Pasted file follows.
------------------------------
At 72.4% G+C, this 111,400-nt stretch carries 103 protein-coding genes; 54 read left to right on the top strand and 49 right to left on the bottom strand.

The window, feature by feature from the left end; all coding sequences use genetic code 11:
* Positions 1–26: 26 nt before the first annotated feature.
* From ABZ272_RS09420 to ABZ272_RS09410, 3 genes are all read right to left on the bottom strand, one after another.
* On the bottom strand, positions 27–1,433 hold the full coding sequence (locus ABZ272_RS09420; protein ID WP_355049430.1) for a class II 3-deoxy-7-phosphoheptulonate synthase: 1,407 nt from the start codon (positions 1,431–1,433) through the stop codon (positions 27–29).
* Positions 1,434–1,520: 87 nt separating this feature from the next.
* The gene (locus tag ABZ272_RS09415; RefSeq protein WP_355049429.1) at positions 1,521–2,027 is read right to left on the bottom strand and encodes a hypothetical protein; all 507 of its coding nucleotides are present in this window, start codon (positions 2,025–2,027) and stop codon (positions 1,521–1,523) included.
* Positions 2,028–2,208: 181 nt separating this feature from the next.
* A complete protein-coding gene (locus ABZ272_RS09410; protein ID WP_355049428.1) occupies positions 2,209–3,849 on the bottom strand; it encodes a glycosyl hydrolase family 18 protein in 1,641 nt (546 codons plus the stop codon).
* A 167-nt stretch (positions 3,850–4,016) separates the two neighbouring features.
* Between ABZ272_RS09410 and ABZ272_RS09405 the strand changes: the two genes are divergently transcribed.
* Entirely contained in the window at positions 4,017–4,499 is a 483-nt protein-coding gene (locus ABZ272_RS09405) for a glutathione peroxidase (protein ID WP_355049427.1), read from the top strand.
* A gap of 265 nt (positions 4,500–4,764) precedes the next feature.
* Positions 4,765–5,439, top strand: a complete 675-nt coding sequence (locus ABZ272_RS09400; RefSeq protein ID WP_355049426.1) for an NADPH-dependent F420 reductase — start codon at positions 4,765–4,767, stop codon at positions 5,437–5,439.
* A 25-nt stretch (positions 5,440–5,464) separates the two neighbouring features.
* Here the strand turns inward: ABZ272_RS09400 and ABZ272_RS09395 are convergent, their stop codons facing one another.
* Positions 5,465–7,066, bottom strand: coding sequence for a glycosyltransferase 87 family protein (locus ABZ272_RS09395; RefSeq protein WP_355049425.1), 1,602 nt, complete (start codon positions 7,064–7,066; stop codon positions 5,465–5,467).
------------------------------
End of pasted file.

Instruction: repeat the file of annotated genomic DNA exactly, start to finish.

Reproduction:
At 72.4% G+C, this 111,400-nt stretch carries 103 protein-coding genes; 54 read left to right on the top strand and 49 right to left on the bottom strand.

The window, feature by feature from the left end; all coding sequences use genetic code 11:
* Positions 1–26: 26 nt before the first annotated feature.
* From ABZ272_RS09420 to ABZ272_RS09410, 3 genes are all read right to left on the bottom strand, one after another.
* On the bottom strand, positions 27–1,433 hold the full coding sequence (locus ABZ272_RS09420; protein ID WP_355049430.1) for a class II 3-deoxy-7-phosphoheptulonate synthase: 1,407 nt from the start codon (positions 1,431–1,433) through the stop codon (positions 27–29).
* Positions 1,434–1,520: 87 nt separating this feature from the next.
* The gene (locus tag ABZ272_RS09415; RefSeq protein WP_355049429.1) at positions 1,521–2,027 is read right to left on the bottom strand and encodes a hypothetical protein; all 507 of its coding nucleotides are present in this window, start codon (positions 2,025–2,027) and stop codon (positions 1,521–1,523) included.
* Positions 2,028–2,208: 181 nt separating this feature from the next.
* A complete protein-coding gene (locus ABZ272_RS09410; protein ID WP_355049428.1) occupies positions 2,209–3,849 on the bottom strand; it encodes a glycosyl hydrolase family 18 protein in 1,641 nt (546 codons plus the stop codon).
* A 167-nt stretch (positions 3,850–4,016) separates the two neighbouring features.
* Between ABZ272_RS09410 and ABZ272_RS09405 the strand changes: the two genes are divergently transcribed.
* Entirely contained in the window at positions 4,017–4,499 is a 483-nt protein-coding gene (locus ABZ272_RS09405) for a glutathione peroxidase (protein ID WP_355049427.1), read from the top strand.
* A gap of 265 nt (positions 4,500–4,764) precedes the next feature.
* Positions 4,765–5,439, top strand: a complete 675-nt coding sequence (locus ABZ272_RS09400; RefSeq protein ID WP_355049426.1) for an NADPH-dependent F420 reductase — start codon at positions 4,765–4,767, stop codon at positions 5,437–5,439.
* A 25-nt stretch (positions 5,440–5,464) separates the two neighbouring features.
* Here the strand turns inward: ABZ272_RS09400 and ABZ272_RS09395 are convergent, their stop codons facing one another.
* Positions 5,465–7,066, bottom strand: coding sequence for a glycosyltransferase 87 family protein (locus ABZ272_RS09395; RefSeq protein WP_355049425.1), 1,602 nt, complete (start codon positions 7,064–7,066; stop codon positions 5,465–5,467).